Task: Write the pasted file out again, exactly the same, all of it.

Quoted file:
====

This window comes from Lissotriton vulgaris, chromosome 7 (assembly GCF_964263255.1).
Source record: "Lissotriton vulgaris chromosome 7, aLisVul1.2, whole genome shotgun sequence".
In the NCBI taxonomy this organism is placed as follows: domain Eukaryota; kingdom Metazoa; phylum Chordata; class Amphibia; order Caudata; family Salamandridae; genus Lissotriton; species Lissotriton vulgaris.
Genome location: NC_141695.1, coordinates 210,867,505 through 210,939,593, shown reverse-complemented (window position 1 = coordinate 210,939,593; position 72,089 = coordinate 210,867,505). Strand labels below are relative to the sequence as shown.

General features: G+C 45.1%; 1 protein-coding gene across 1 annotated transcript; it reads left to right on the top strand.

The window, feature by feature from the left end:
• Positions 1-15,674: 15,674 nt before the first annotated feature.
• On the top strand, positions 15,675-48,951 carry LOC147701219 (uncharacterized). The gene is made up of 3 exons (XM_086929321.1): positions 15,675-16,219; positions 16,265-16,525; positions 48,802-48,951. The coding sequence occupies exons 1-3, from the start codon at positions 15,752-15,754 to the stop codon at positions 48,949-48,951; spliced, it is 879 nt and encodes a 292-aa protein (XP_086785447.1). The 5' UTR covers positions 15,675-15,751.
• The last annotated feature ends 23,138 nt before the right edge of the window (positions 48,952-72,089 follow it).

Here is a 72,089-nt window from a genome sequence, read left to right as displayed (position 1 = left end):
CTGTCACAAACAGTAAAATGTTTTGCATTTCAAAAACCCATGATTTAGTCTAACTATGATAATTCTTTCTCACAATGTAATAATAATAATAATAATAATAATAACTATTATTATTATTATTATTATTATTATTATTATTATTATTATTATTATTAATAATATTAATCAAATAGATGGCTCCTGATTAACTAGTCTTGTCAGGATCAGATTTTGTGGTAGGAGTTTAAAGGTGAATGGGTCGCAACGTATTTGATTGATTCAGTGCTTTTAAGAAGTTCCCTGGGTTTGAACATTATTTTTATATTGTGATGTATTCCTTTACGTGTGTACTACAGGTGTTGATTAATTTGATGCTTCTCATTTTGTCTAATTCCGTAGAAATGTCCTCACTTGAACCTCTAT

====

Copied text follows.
This window comes from Lissotriton vulgaris, chromosome 7 (assembly GCF_964263255.1).
Source record: "Lissotriton vulgaris chromosome 7, aLisVul1.2, whole genome shotgun sequence".
In the NCBI taxonomy this organism is placed as follows: domain Eukaryota; kingdom Metazoa; phylum Chordata; class Amphibia; order Caudata; family Salamandridae; genus Lissotriton; species Lissotriton vulgaris.
Genome location: NC_141695.1, coordinates 210,867,505 through 210,939,593, shown reverse-complemented (window position 1 = coordinate 210,939,593; position 72,089 = coordinate 210,867,505). Strand labels below are relative to the sequence as shown.

General features: G+C 45.1%; 1 protein-coding gene across 1 annotated transcript; it reads left to right on the top strand.

The window, feature by feature from the left end:
• Positions 1-15,674: 15,674 nt before the first annotated feature.
• On the top strand, positions 15,675-48,951 carry LOC147701219 (uncharacterized). The gene is made up of 3 exons (XM_086929321.1): positions 15,675-16,219; positions 16,265-16,525; positions 48,802-48,951. The coding sequence occupies exons 1-3, from the start codon at positions 15,752-15,754 to the stop codon at positions 48,949-48,951; spliced, it is 879 nt and encodes a 292-aa protein (XP_086785447.1). The 5' UTR covers positions 15,675-15,751.
• The last annotated feature ends 23,138 nt before the right edge of the window (positions 48,952-72,089 follow it).

Here is a 72,089-nt window from a genome sequence, read left to right as displayed (position 1 = left end):
CTGTCACAAACAGTAAAATGTTTTGCATTTCAAAAACCCATGATTTAGTCTAACTATGATAATTCTTTCTCACAATGTAATAATAATAATAATAATAATAATAACTATTATTATTATTATTATTATTATTATTATTATTATTATTATTATTATTAATAATATTAATCAAATAGATGGCTCCTGATTAACTAGTCTTGTCAGGATCAGATTTTGTGGTAGGAGTTTAAAGGTGAATGGGTCGCAACGTATTTGATTGATTCAGTGCTTTTAAGAAGTTCCCTGGGTTTGAACATTATTTTTATATTGTGATGTATTCCTTTACGTGTGTACTACAGGTGTTGATTAATTTGATGCTTCTCATTTTGTCTAATTCCGTAGAAATGTCCTCACTTGAACCTCTAT